This procedure enables direct examination of the stomach lining and is the most accurate way to make a diagnosis. The doctor or endoscopist is also able to take direct tissue samples (biopsies) from the ulcer for further examination in the laboratory to confirm the presence or indeed absence of a cancerous growth.
Can infants have stomach ulcer?
Yes, ulcers can occur in infants although it is rare. The symptoms to look out for as a parent are vomiting, feeling sick, presence of burning pain around the breastbone, loss of appetite and frequent burping or hiccups. They are treated in the same way as adults.
Can stomach ulcer be cured?
Of course, it can be cured. First of all, you need to understand the cause of the ulcer (is it benign or malignant) by undergoing gastroscopy. In Nigeria, the commonest cause of stomach ulcers is H.pylori infection which is benign and easily treatable by prescribing drugs that antagonise acid production and antibiotics to treat the bacterial infection. The best treatment is a combination of several antibiotic agents and drugs known as proton pump inhibitors that prevent acid production in the stomach. Your doctor will be able to prescribe the required therapy which involves a one-week course of antibiotics and a 6-12 weeks course of proton pump inhibitors.
On the other hand, treatment of malignant or cancerous ulcers will depend on the stage of the disease. If diagnosed early, then they are usually treatable by surgery alone, hence the need for early diagnosis. You are advised to have a gastroscopy if symptoms of an ulcer fail to resolve within three to four weeks.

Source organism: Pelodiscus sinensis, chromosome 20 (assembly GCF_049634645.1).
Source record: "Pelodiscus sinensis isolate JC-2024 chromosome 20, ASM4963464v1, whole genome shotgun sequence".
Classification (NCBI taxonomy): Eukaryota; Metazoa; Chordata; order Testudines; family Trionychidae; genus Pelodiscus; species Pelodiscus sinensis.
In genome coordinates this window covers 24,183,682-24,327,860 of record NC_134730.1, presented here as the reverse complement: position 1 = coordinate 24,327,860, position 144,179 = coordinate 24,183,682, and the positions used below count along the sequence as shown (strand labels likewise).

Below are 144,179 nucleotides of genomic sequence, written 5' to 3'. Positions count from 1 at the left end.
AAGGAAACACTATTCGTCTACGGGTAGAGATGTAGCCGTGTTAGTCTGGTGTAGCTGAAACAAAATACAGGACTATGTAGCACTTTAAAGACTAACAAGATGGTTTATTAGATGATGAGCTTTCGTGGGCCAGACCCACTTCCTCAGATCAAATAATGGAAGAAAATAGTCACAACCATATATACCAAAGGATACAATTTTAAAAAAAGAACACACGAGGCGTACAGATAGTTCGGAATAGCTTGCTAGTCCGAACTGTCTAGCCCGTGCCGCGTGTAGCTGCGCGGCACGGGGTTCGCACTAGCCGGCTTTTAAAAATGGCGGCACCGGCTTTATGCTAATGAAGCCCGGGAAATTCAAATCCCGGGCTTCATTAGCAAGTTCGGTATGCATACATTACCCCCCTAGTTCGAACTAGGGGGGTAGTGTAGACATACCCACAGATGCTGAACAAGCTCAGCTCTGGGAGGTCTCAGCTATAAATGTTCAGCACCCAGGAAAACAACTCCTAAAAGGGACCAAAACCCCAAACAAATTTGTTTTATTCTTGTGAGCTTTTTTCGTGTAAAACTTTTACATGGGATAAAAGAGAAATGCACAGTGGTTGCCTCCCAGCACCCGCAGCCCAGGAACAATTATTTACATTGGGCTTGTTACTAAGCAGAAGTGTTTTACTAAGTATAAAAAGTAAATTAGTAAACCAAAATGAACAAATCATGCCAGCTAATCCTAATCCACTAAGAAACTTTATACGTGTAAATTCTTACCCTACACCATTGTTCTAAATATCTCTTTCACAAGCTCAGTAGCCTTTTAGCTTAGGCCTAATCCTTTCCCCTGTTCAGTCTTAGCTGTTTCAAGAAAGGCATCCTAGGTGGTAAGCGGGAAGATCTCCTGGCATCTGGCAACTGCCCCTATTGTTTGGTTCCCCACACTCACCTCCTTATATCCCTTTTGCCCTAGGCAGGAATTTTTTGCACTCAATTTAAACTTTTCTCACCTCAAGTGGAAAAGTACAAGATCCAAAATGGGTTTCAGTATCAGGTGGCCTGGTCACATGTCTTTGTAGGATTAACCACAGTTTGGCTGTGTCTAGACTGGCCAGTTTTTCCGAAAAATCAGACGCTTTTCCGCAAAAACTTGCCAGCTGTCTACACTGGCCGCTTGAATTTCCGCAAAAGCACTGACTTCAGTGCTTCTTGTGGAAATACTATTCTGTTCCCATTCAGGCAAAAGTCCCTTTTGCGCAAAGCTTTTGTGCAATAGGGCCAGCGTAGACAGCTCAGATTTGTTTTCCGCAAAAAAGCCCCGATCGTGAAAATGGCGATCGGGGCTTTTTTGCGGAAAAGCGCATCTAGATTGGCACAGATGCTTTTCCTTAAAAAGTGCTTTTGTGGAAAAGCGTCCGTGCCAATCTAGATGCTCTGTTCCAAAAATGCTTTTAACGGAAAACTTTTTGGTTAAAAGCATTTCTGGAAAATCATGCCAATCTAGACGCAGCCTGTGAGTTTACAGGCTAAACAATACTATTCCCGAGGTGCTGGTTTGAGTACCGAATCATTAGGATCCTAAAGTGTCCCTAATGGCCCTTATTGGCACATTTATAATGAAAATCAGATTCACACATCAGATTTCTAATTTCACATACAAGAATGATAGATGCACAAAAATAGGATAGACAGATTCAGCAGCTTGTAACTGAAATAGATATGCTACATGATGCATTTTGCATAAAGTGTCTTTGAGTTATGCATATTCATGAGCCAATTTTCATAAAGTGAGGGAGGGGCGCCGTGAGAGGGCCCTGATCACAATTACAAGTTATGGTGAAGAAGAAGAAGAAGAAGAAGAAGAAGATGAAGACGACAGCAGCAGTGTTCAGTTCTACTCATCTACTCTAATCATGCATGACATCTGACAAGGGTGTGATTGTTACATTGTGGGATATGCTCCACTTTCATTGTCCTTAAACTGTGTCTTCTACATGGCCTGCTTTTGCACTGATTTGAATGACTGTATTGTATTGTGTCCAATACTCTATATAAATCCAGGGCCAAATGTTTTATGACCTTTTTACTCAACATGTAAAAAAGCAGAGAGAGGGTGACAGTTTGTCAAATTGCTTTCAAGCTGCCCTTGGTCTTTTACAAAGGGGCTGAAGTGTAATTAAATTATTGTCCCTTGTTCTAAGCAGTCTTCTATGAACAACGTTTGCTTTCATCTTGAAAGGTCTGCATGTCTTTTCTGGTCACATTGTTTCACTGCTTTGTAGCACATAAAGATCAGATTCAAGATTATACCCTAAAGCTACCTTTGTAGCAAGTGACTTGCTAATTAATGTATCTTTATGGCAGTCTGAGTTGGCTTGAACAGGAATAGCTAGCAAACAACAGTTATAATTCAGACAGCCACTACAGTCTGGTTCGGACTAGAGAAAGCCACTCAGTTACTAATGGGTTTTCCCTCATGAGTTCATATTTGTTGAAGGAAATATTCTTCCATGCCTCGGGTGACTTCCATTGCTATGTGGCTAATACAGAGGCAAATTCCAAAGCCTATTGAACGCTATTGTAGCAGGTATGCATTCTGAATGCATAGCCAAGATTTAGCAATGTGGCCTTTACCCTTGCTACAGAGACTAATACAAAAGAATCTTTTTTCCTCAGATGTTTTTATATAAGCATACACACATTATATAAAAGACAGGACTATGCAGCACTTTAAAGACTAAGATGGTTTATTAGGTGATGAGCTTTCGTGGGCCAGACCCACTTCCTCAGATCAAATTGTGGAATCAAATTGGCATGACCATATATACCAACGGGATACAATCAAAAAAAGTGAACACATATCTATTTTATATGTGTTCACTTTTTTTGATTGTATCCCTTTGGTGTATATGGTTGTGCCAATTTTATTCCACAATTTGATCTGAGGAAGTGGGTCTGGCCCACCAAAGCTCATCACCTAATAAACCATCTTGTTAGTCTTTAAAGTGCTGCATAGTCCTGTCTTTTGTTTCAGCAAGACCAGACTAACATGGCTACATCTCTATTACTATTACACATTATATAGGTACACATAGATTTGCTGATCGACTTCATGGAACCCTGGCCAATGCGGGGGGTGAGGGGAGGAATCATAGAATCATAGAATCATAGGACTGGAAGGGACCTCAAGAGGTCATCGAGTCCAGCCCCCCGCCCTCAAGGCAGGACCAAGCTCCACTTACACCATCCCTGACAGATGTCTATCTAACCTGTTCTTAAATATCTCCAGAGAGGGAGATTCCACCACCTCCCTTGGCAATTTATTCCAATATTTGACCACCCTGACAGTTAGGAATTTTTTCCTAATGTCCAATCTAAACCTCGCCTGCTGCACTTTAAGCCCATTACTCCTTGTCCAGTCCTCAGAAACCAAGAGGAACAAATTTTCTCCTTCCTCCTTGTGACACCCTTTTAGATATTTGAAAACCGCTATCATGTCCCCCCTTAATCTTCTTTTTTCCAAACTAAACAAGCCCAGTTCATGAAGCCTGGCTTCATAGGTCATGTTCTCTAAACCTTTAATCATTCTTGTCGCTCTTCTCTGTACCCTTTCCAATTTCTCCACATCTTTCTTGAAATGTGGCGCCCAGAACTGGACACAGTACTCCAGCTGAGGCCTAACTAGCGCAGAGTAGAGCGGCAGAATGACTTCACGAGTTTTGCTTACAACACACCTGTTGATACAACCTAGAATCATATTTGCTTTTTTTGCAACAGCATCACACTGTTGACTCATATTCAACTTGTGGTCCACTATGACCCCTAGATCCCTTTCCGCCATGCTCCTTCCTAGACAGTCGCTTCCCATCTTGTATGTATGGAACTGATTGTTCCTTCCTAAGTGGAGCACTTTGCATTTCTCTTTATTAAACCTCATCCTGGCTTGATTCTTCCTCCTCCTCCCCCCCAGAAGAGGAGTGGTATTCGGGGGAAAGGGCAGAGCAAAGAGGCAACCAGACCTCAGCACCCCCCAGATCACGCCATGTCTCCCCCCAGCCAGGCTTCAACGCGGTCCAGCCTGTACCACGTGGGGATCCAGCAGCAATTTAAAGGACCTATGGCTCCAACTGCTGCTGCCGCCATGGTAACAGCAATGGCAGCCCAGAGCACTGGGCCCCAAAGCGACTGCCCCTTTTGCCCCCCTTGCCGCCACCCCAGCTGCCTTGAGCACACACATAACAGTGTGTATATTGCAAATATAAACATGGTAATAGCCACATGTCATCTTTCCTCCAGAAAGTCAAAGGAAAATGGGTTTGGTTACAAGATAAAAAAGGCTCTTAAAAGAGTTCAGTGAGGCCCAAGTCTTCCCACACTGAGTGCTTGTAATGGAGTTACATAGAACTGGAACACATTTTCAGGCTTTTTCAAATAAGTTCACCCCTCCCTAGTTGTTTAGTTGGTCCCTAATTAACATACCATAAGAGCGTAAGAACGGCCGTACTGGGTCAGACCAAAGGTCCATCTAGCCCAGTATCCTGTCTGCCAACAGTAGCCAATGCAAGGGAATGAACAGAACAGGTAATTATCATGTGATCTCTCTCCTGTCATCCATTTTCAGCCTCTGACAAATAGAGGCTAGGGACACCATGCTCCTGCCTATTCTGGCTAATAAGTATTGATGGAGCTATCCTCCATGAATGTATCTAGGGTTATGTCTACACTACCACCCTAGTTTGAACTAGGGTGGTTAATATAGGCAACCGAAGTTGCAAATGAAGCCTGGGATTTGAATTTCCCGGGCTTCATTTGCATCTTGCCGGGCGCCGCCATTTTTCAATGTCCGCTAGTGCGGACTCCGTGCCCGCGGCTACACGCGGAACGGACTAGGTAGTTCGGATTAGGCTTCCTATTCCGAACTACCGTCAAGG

It is therefore imperative that stomach cancer is diagnosed and treated before it has the chance to spread to the lymph glands (that are like police officers of the body, engulfing bad or cancerous cells) or other organs like the liver and lungs. At this point, surgery alone cannot cure the patient and further treatment with chemotherapy with or without radiotherapy may be necessary to control the disease. The important message to note here about stomach ulcers is that you must not ignore ulcer symptoms that fail to settle within a month despite taking simple antacid medications, avoiding spicy meals or things that are likely to make your symptoms worse. In such cases, you require a gastroscopy by a qualified gastroenterologist or gastrointestinal surgeon trained to recognise the normal from abnormal and institute appropriate intervention. It is right to ensure that the doctor performing this procedure has adequate training and experience. Enquire where they received their training and how many procedures they have performed.